Fugitive banker from Yekaterinburg detained with faked passport at border
Former owner of Plato bank has been convicted in absentia for 6 years.
Former owner of Plato bank Andrey Lazarev who had been sentenced in absentia to 6 years in a general regime colony has been detained at the border of Belarus and Poland, reports Znak.com.
Court found the Yekaterinburg banker guilty under item 4 of article 160 of Russia’s Criminal Code (Misappropriation or Embezzlement) and 4 a/b of article 174.1 (Deliberate Bankruptcy). Initially, Lazarev had travel restrictions imposed on himself, as he had paid a 1 million rubles ($15 thousand) bail. But he did not appear before the court when the verdict was being announced at Yekaterinburg’s Verkh-Isetsky district court on December 12, last year. After that, he was put on a federal wanted list.
Law enforcers determined that the banker had managed to leave Russia before the verdict had been delivered. On March 30, during a border control, he was detained by the border patrol unit of the Republic of Belarus while he was trying to cross the border of Belarus and Poland. He was carrying a faked passport in the name of a citizen of Slovenia.
At the present time, Lazarev has been placed in detention following a request of the crime investigation department of the regional directorate of the Main Directorate of the Federal Penitentiary Service in Belarus. He will wait for the extradition there.
The investigation theory is that the banker and his 2 subordinates - then-acting chairwoman of the board of directors Elena Yaroslavtseva and head of the internal control service of the bank Valentina Vikulova - had provided 64 loans to companies controlled by Lazarev. As a result, the damage from their actions was estimated at 1.2 billion rubles ($18.6 million). In 2015, licence of Plato bank was terminated upon the application of Bank of Russia.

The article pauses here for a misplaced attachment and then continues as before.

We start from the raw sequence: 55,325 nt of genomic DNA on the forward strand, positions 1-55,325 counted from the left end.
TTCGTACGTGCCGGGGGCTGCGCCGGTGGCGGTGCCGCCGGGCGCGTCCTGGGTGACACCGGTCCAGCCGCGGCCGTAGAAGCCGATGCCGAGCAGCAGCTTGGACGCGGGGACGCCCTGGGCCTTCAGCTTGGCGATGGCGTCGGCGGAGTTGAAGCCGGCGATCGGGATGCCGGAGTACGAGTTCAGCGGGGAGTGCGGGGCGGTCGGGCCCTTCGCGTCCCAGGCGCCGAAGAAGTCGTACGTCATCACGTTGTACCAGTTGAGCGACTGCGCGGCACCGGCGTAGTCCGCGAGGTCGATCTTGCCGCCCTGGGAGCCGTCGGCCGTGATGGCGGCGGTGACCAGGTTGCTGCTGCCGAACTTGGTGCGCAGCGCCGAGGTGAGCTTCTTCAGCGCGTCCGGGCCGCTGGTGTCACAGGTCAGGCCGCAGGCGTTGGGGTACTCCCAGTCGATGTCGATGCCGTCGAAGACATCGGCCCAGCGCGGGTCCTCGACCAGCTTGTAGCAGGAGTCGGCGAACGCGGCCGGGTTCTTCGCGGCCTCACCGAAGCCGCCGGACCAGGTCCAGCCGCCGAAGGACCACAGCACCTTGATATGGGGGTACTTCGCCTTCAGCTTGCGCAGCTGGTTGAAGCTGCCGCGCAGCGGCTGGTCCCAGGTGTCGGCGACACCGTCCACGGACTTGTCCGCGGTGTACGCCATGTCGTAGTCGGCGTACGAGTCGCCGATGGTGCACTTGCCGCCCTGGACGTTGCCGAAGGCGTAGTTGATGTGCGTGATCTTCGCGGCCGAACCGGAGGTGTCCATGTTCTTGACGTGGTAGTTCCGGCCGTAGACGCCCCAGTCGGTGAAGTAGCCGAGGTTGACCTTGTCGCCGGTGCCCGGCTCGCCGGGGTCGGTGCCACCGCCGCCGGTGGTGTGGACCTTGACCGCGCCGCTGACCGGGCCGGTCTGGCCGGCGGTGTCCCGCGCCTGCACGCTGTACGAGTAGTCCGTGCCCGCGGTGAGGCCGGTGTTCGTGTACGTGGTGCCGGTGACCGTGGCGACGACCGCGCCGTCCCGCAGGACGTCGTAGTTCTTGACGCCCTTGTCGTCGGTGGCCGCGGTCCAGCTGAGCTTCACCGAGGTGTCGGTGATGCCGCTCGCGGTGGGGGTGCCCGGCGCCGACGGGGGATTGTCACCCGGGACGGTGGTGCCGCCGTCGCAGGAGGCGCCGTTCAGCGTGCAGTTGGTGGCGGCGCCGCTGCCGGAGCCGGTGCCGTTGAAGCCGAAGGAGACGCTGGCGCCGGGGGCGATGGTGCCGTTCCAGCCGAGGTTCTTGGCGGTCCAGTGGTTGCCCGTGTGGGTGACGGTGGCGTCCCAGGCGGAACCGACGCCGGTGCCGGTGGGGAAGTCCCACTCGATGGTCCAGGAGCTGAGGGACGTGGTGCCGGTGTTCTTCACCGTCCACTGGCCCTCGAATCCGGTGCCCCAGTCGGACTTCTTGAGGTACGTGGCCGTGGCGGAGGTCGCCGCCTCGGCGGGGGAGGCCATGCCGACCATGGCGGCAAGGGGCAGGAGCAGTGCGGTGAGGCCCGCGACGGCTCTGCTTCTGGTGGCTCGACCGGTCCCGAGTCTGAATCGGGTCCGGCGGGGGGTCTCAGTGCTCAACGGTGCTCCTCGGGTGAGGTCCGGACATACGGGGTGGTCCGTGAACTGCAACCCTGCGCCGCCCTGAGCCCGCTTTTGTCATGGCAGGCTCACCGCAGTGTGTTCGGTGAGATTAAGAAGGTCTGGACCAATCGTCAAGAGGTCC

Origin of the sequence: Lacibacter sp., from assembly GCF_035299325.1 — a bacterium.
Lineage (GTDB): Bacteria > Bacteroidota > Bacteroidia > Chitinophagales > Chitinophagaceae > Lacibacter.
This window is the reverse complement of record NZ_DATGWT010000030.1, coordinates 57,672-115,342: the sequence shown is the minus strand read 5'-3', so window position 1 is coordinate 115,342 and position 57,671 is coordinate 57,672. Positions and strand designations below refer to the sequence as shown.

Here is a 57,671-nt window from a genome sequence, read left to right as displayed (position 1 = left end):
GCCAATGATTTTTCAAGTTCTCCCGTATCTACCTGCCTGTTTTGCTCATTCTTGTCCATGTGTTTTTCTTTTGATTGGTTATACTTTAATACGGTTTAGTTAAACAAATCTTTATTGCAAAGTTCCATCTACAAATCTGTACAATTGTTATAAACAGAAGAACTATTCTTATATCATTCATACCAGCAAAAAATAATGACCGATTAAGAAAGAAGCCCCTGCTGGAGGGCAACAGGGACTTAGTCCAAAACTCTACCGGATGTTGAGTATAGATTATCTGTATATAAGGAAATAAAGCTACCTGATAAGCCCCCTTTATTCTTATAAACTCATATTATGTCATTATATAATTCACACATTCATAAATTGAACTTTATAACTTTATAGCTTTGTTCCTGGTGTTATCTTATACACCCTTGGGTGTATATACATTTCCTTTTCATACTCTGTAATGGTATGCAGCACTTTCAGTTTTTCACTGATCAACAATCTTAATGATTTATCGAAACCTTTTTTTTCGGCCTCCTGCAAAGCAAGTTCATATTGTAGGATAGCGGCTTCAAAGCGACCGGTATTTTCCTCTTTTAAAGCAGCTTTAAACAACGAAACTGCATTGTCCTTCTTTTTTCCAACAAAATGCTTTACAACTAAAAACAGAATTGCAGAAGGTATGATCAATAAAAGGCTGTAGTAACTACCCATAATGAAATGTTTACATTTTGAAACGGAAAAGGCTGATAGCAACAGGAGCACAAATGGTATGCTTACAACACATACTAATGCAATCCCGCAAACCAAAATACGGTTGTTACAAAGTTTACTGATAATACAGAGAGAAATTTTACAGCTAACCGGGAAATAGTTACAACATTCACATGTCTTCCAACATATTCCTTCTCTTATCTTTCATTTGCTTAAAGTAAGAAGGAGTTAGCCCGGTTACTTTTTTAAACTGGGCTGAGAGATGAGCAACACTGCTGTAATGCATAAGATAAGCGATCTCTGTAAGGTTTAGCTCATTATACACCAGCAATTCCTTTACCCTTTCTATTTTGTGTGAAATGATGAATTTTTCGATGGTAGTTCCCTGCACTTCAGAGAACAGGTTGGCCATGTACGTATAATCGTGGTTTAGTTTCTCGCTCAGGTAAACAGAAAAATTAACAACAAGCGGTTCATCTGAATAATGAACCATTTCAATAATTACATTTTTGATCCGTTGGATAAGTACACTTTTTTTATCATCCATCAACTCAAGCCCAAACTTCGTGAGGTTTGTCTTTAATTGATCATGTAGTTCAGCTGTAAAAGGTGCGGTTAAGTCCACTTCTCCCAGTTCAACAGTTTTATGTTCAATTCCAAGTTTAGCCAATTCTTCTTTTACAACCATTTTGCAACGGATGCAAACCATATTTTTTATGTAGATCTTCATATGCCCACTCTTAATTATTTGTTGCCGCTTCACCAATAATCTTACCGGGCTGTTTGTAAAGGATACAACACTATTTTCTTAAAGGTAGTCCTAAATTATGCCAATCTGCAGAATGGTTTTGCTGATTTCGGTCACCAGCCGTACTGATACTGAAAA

The investigation determined that the money that had been stolen were legalized through financial operations and bargains which led to the bank’s inability to meet with the creditors’ demands related to financial obligation, as well as caused the termination of the licence and adjudication in bankruptcy.
General’s son Mikhail Sal’nikov, Professor of the Department of Theory of Government and Law at the St. Petersburg University of the Ministry of Internal Affairs (MIA) of the Russian Federation, has been detained for real estate fraud. Amid other corruption crimes hitting the headlines, this offense does not seem a high-profile one. But the point is that this is not the first criminal case instituted against professor Sal’nikov, and he is not the only relative of MIA general Viktor Sal’nikov having problems with the law.